The bed opposite contains more of those late onions. These ones weren’t going mouldy but were about three months late. They seem quite happy and some of look ace. Because they’d already started to sprout internally the green shoots were trapped in the skin causing a rather amusing concertina effect. There’s also a flat leaf parsley plant in this bed which is looking really healthy. All of the herbs that we planted last year got lost in the gooseberry/raspberry/weed bed so they’ve all been moved to the corner of a different bed and are all thriving now.


Down one level we have a bed that used to be full of cabbages. Until the frost and the bugs had at them. Six remain. The last survivors. The Dirty (Half) Dozen. Still standing.

And not growing at all beyond their pathetic proportions. They are useless and the new cabbage seeds that went into the ground about a month back have done nothing. Zero. Zip. Nada. Niente. Cabbages may well be relegated to the Blue Square South of our gardening world, joining carrots, squashes, cauliflower, tomatoes and sweetcorn in the pantheon of things that I can’t grow yet.

Opposite this bed is another late winter-onion bed, all of which are doing pretty well, which also houses a beautiful sage plant and a robust rosemary bush.

Down and over from this is a bed that has contains some radishes, leeks and more herbs. The leeks were planted last summer (along with a full bed opposite) and have probably reached their zenith. We’ll be crunching our way through these as of next week. The radishes are great and I can’t believe that we’ve not grown them before. They show in a matter of days and are great eaten straight from the ground as a mid-work snack. At the front of this bed sit some more re-housed herbs: dill, coriander and something else which escapes me know. All are healthy and happy.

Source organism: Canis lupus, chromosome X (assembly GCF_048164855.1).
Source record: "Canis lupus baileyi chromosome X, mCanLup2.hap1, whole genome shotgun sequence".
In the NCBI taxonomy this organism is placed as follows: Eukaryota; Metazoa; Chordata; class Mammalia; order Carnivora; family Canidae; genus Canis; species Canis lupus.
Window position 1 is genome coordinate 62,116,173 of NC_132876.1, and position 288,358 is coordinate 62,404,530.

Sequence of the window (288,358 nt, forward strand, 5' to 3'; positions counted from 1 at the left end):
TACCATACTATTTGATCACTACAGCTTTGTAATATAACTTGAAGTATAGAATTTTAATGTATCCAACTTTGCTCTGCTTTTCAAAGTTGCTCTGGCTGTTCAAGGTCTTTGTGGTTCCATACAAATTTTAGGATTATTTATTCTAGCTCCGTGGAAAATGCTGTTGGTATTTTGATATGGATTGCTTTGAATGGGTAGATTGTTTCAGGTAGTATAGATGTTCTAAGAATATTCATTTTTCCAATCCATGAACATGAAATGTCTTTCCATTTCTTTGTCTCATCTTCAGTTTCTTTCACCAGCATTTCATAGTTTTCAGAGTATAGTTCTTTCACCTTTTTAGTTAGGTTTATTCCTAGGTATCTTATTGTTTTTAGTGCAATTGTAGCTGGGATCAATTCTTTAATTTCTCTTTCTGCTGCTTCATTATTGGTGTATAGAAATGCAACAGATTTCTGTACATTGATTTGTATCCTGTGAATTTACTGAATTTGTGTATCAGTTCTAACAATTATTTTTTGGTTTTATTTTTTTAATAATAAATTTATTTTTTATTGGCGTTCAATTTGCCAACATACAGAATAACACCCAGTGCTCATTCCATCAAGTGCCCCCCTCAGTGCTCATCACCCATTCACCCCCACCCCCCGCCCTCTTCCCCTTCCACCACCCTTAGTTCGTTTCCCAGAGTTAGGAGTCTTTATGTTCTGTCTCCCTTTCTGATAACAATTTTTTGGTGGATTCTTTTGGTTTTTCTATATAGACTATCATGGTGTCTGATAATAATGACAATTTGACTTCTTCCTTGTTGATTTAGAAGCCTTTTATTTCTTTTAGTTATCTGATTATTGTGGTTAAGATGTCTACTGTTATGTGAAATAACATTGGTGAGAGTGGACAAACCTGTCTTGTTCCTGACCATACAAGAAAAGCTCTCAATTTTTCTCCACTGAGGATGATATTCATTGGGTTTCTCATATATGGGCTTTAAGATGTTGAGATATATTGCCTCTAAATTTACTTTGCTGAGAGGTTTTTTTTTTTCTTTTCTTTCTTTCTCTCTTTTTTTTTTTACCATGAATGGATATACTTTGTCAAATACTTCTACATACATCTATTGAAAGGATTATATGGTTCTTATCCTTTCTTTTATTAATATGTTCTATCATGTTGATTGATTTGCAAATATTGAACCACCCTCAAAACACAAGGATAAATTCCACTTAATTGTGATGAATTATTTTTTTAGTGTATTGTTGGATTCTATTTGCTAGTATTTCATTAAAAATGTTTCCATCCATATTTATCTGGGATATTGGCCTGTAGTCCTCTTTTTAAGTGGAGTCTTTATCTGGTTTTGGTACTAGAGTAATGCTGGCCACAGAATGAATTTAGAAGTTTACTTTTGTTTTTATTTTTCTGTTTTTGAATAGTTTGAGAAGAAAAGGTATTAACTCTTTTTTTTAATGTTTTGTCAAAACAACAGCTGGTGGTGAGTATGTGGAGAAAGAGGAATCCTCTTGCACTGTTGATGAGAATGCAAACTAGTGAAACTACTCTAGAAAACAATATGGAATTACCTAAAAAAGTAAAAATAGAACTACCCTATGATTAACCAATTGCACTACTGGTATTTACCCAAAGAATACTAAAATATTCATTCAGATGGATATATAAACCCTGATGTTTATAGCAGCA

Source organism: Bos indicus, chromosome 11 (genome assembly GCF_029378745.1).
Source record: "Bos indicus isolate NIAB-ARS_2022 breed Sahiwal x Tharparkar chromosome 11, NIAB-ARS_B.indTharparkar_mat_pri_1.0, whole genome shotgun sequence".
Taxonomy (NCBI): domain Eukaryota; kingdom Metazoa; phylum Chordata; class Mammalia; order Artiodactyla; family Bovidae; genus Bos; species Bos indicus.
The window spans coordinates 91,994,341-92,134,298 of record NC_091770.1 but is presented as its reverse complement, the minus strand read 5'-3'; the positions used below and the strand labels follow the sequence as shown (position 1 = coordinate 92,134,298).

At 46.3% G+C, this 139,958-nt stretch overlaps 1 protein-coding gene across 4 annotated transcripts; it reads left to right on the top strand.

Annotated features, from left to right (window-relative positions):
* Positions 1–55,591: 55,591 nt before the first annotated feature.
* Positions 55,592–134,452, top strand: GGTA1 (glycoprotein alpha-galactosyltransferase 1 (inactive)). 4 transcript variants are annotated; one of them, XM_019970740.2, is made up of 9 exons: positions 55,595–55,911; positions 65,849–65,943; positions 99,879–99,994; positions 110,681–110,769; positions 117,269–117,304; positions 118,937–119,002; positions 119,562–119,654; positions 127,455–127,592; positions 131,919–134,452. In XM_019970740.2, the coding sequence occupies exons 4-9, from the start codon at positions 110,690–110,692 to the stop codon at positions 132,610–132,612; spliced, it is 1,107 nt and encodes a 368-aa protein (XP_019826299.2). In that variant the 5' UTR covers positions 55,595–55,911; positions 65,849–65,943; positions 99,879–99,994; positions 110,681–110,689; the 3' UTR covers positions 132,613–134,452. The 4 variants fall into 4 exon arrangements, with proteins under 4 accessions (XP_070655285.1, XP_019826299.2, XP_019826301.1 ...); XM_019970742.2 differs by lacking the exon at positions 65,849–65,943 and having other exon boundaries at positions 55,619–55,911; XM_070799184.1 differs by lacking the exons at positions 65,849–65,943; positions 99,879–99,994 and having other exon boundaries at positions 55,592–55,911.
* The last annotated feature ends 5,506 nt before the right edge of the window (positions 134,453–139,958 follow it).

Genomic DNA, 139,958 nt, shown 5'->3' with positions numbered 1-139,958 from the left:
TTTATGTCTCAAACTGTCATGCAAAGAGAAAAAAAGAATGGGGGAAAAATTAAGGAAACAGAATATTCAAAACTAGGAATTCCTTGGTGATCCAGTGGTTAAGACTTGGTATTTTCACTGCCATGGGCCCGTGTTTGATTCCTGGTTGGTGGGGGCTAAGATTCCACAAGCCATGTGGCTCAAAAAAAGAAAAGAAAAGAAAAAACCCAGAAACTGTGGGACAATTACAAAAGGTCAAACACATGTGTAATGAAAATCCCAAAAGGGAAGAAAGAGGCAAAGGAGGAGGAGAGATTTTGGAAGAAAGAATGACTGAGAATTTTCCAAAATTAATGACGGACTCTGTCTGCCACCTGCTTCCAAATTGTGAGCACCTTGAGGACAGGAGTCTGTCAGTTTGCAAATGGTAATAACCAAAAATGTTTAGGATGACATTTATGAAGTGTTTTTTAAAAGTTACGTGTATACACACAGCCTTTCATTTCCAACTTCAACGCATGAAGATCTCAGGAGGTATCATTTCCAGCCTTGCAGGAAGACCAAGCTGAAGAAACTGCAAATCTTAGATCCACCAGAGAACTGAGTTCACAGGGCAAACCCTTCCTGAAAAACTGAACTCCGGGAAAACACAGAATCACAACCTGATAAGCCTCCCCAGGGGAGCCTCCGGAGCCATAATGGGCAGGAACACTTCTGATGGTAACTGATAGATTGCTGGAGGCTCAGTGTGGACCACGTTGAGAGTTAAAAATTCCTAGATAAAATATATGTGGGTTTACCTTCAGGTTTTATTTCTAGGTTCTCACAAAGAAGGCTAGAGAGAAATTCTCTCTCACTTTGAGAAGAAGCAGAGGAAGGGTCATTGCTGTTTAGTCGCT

The next one down from here was a bit of nightmare last year. We filled it up with the plugs from work and it was all very random with squashes, chard, herbs and lettuces fighting for attention. In the end we managed to eat most of the lettuces but the rest failed. Well, the squashes produced nothing and the chard was ignored. So that’s a massive fail on our side as well.

This year we’ve put all of the strawberries that have spawned from the five plants that were donated to us a couple of years ago and have been slowly spreading their tentricles across the Belfast sink area at the top of the plot. We dug about fifty of them out and after trimming the dead leaves and creepers planted them safely in their own bed. The corner of this bed housed a knackered raspberry cane which had sprouted up from the arse of thieving bird and was about to get clobbered by me when the lady who runs the local launderette (amusingly nicknamed Bubbles by us although we’ve never called her this to her face because we both know the weary look which would be cast our way due to it not being funny at all, we know this, we do) wandered over and practically ordered me to save it. So I did. It’s got its own paddock now and the roots are bursting through the ground in several places. As long as we get the security aspect right we might even get to eat one berry this year. You hear that? One berry!!

The last two plots continue our experiment in cultures. There’s a potato bed that has been planted out but not with shop-bought seed potatoes, oh no. Instead we’ve chucked some spuds that were knocking around in the bottom of our kitchen veg’ box, looking a bit rough with eyes up, skins withered. They were starting to rot so I’m hoping that this cavalier attitude doesn’t result in me releasing a dreadful plague of potato disease, rendering the land completely poisoned and desolate. Stay tuned!